Can You Trust Your Vet's Advice?
Last week ABC aired a segment on 20/20 describing the story of a former veterinarian who was “forced” to leave the profession because he often felt compelled to recommend what he considered unnecessary tests and procedures on otherwise healthy pets in order to maintain revenue.
In the opening scene, he describes an instance where he instructed owners to simply monitor a mass they noticed on their dog’s skin because he strongly felt it was benign. The practice owner, a senior veterinarian, caught wind of his conservative recommendation and openly chastised him.
The “less experienced” veterinarian stated that he was directly instructed by his superior to instill fear in the owners by mentioning the “C word” (cancer) to describe the mass, thereby implying it was something more insidious.
Naturally, once concern for a malignant tumor was raised, the owners conceded to testing the mass. The results confirmed it was a benign fatty tumor.
To an unsuspecting owner, this story could easily incite anger and reinforce the idea that veterinarians are truly in it solely “for the money.” It also could call into question whether they truly needed to have the skin lump checked out in the first place. After all, it’s going to cost “X” many dollars just to walk through the door, and then “X” many dollars for an unnecessary test, because they saw on TV that a “good” vet can tell whether something is concerning or not based on appearance.
We are taught in veterinary school the exact opposite of what this portion of the program suggested: It is impossible to determine if a skin tumor is benign or malignant based on appearance or feel alone. At minimum, it is ingrained into us that every skin mass should be tested with a fine needle aspirate and cytology, and if this relatively simple and non-invasive test is inconclusive, a biopsy should be considered.
Eighty percent of skin masses in dogs and cats will be benign and 20 percent will be malignant. How do we know this? Because veterinarians recommend testing all lumps and bumps when they are noticed!
As an oncologist, I see far too many cases where owners are told to just “watch” a skin tumor with absolutely disastrous results. Tumors that were present for years can turn out to be high-grade cancers. The longer a tumor is present, the greater the chance for invasive growth, which could ultimately render it non-resectable, and also increase the chance for spread to distant sites in the body.
A subplot of the program included a portion where the reporters conducted an “investigation,” where they brought two dogs (previously determined to be healthy by the same veterinarian) to nearby veterinary clinics and secretly recorded what transpired in the exam room.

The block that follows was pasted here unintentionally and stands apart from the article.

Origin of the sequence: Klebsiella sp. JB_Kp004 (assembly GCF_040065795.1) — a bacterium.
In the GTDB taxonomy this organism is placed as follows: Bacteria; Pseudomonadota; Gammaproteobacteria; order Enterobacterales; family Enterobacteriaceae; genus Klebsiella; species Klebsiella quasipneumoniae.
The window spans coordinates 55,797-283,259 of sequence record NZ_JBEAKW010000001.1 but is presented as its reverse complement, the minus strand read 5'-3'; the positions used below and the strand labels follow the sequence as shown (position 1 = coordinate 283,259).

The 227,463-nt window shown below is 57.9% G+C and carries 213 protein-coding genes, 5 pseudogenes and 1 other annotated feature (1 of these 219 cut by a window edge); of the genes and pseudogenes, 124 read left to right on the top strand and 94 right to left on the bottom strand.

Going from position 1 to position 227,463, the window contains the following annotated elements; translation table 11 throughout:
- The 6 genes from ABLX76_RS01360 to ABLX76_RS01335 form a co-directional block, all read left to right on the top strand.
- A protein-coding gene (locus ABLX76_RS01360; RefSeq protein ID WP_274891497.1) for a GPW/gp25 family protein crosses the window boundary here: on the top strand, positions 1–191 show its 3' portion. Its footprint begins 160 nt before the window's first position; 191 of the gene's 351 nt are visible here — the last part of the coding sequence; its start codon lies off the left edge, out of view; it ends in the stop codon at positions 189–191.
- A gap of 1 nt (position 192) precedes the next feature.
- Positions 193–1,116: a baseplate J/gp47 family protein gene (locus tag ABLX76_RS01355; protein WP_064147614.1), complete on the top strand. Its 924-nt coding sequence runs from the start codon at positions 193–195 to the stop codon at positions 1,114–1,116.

The doctors concurred the pets were very healthy, yet several recommended they both could benefit from a dental cleaning as a means to address underlying minor oral disease. The footage clearly showed the vets physically pointing out their concerns by showing the owners the dogs’ mouths and what they were worried about. The upshot of the piece was that the veterinarians were recommending an unnecessary and overtly risky procedure designed solely to generate income at the expense of the pets’ health and the owners’ wallets.
The most concerning part to me occurred when a veterinarian clearly shows the owner a mass on her dog’s gingiva (otherwise known as the “gumline”), yet this is completely ignored by the reporters and not addressed in the segment.
I can cite multiple examples of patients I’ve seen where oral tumors were incidentally diagnosed and biopsied during “routine” dental cleanings, and here we are staring at a patient with a visible oral mass, where the doctor is recommending something be done as soon as possible, and this aspect of preventative care is completely overlooked.
Veterinary care is expensive, and I know not every owner can afford every test or every procedure I may recommend. Alternatively, I know not every veterinarian practices with the same ethics and morals I consider to be “standard of care.”
However, denigrating the value of preventative medicine does nothing to enhance the value of the work we do, and ultimately creates additional expense for the average pet owner.
We accept routine dental care for ourselves. We schedule mammograms and colonoscopy procedures with the hope of a clean bill of health, but if something concerning should be found, it can be addressed at an early stage. Why then do we call into question the ethics of veterinarians who recommend a similar standard of care for our pets?
Routine preventative medicine is still the single most effective means to avoid significant health issues as pets age, and would certainly be more effective in diagnosing cancer at an earlier, and likely more treatable, stage.
I’ve developed a thick skin over the few years I’ve practiced my craft. However, as is true for many professions, there are times when the daily grind becomes a bit unbearable. Watching this news segment tweaked an already inflamed nerve for me.
I’ve stated before how the veterinary profession is replete with accusation and is relatively absent of gratitude. Yet I still hold hope that the general public who watched this segment would see beyond the sensationalism and understand the bias.
Savvy pet owners should understand the difference, and recognize the value of preventing problems rather than treating them after the fact.
Dr. Joanne Intile